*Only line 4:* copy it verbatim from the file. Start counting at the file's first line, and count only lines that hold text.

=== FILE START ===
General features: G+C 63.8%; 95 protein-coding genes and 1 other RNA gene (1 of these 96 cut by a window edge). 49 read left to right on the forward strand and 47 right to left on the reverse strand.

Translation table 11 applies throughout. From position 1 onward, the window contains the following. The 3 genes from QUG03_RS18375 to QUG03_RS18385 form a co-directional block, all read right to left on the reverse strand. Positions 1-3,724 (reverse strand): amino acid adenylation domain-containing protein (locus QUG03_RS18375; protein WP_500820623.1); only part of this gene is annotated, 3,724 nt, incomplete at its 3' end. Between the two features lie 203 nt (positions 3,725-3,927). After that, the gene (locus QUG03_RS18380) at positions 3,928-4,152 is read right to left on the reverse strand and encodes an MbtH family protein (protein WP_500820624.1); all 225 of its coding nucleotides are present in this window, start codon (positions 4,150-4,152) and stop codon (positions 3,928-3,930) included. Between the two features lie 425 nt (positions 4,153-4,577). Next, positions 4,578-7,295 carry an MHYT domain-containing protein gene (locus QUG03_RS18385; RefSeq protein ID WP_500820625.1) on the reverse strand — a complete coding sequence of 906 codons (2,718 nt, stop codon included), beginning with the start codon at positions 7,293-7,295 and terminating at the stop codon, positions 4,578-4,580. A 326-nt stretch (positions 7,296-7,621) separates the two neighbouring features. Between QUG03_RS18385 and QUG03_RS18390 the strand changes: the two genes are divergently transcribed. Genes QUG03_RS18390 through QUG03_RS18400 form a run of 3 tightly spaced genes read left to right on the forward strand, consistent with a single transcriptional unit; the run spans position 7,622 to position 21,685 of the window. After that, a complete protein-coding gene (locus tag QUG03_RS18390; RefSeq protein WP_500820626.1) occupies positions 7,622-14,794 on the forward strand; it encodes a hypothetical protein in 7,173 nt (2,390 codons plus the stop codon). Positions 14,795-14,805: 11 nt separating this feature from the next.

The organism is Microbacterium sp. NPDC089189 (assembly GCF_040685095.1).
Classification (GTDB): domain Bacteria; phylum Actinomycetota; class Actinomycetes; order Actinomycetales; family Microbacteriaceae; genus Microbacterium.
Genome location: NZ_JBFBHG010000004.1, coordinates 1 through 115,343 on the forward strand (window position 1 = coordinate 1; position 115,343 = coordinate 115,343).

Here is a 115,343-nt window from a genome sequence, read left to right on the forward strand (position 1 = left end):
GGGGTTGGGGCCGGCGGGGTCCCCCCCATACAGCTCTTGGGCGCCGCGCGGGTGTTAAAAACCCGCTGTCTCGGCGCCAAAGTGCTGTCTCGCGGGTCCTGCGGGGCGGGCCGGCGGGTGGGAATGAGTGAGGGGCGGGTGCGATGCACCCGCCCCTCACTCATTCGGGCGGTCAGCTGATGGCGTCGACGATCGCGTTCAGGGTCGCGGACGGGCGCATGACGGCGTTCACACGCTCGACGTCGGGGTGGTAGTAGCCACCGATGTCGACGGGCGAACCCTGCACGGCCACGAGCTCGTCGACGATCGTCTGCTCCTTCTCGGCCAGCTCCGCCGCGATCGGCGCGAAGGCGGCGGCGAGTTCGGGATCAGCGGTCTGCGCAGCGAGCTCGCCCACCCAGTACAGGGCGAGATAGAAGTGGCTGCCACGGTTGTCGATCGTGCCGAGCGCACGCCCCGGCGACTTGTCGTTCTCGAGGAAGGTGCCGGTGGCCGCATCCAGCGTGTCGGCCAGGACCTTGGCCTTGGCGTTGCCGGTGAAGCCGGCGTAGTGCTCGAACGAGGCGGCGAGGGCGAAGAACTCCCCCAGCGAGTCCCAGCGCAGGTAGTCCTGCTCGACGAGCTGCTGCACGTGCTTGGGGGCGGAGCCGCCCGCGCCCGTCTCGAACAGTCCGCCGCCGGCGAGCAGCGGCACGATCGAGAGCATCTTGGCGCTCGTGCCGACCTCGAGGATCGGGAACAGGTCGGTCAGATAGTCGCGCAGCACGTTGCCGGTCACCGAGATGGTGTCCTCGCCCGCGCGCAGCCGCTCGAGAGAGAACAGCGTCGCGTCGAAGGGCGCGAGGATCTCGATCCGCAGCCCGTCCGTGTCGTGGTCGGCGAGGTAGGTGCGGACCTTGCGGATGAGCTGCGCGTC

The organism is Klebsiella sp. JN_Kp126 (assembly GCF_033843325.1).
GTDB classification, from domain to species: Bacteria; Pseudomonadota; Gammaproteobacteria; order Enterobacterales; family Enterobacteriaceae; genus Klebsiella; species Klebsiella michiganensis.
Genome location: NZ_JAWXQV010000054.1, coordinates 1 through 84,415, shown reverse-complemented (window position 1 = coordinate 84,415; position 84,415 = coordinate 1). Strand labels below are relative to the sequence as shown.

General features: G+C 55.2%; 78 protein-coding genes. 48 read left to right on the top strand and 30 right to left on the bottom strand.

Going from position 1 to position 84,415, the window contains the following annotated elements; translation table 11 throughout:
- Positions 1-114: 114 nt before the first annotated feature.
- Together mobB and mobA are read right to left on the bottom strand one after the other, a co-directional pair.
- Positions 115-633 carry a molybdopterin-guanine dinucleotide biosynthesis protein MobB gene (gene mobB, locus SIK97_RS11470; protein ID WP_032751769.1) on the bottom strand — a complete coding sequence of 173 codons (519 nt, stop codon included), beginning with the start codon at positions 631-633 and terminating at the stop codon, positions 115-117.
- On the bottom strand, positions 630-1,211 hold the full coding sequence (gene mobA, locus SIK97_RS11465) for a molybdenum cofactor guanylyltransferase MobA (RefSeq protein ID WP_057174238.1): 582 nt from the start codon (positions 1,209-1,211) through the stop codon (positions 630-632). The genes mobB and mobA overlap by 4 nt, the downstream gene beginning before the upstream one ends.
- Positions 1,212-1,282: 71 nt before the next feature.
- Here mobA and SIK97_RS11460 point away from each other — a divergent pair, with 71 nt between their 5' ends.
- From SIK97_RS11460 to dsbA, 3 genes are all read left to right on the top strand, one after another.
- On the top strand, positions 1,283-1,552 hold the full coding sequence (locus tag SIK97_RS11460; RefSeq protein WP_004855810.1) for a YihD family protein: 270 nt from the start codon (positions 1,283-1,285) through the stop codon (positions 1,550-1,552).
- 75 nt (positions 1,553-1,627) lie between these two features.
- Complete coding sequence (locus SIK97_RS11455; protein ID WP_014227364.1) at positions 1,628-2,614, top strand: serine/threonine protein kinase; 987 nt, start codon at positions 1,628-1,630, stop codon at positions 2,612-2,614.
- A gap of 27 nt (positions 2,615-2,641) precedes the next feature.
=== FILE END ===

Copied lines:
Classification (GTDB): domain Bacteria; phylum Actinomycetota; class Actinomycetes; order Actinomycetales; family Microbacteriaceae; genus Microbacterium.